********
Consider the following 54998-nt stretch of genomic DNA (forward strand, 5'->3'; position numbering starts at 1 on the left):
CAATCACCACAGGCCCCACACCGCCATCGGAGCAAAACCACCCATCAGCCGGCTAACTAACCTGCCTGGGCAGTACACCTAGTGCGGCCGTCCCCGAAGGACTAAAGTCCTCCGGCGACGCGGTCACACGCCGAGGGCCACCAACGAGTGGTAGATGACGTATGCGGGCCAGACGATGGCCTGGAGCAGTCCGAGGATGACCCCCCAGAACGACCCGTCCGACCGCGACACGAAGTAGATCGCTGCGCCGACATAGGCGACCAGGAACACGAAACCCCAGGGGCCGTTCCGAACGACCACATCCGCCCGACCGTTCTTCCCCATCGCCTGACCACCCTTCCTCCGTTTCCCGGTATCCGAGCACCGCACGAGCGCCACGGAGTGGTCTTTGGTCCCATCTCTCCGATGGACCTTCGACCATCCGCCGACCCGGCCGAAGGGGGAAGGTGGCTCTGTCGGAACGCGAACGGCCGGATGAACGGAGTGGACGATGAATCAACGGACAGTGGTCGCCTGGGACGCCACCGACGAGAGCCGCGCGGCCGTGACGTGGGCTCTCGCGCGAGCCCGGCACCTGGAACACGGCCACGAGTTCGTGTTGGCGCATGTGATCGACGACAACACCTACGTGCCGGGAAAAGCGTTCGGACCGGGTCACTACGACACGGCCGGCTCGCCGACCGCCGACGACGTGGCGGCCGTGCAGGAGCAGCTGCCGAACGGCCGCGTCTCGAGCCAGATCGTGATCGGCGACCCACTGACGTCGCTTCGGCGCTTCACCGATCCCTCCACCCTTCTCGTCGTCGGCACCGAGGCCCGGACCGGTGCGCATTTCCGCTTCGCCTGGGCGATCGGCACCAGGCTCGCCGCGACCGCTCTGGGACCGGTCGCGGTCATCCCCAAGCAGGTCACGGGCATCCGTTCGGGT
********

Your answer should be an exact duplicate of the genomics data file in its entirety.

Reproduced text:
Consider the following 54998-nt stretch of genomic DNA (forward strand, 5'->3'; position numbering starts at 1 on the left):
CAATCACCACAGGCCCCACACCGCCATCGGAGCAAAACCACCCATCAGCCGGCTAACTAACCTGCCTGGGCAGTACACCTAGTGCGGCCGTCCCCGAAGGACTAAAGTCCTCCGGCGACGCGGTCACACGCCGAGGGCCACCAACGAGTGGTAGATGACGTATGCGGGCCAGACGATGGCCTGGAGCAGTCCGAGGATGACCCCCCAGAACGACCCGTCCGACCGCGACACGAAGTAGATCGCTGCGCCGACATAGGCGACCAGGAACACGAAACCCCAGGGGCCGTTCCGAACGACCACATCCGCCCGACCGTTCTTCCCCATCGCCTGACCACCCTTCCTCCGTTTCCCGGTATCCGAGCACCGCACGAGCGCCACGGAGTGGTCTTTGGTCCCATCTCTCCGATGGACCTTCGACCATCCGCCGACCCGGCCGAAGGGGGAAGGTGGCTCTGTCGGAACGCGAACGGCCGGATGAACGGAGTGGACGATGAATCAACGGACAGTGGTCGCCTGGGACGCCACCGACGAGAGCCGCGCGGCCGTGACGTGGGCTCTCGCGCGAGCCCGGCACCTGGAACACGGCCACGAGTTCGTGTTGGCGCATGTGATCGACGACAACACCTACGTGCCGGGAAAAGCGTTCGGACCGGGTCACTACGACACGGCCGGCTCGCCGACCGCCGACGACGTGGCGGCCGTGCAGGAGCAGCTGCCGAACGGCCGCGTCTCGAGCCAGATCGTGATCGGCGACCCACTGACGTCGCTTCGGCGCTTCACCGATCCCTCCACCCTTCTCGTCGTCGGCACCGAGGCCCGGACCGGTGCGCATTTCCGCTTCGCCTGGGCGATCGGCACCAGGCTCGCCGCGACCGCTCTGGGACCGGTCGCGGTCATCCCCAAGCAGGTCACGGGCATCCGTTCGGGT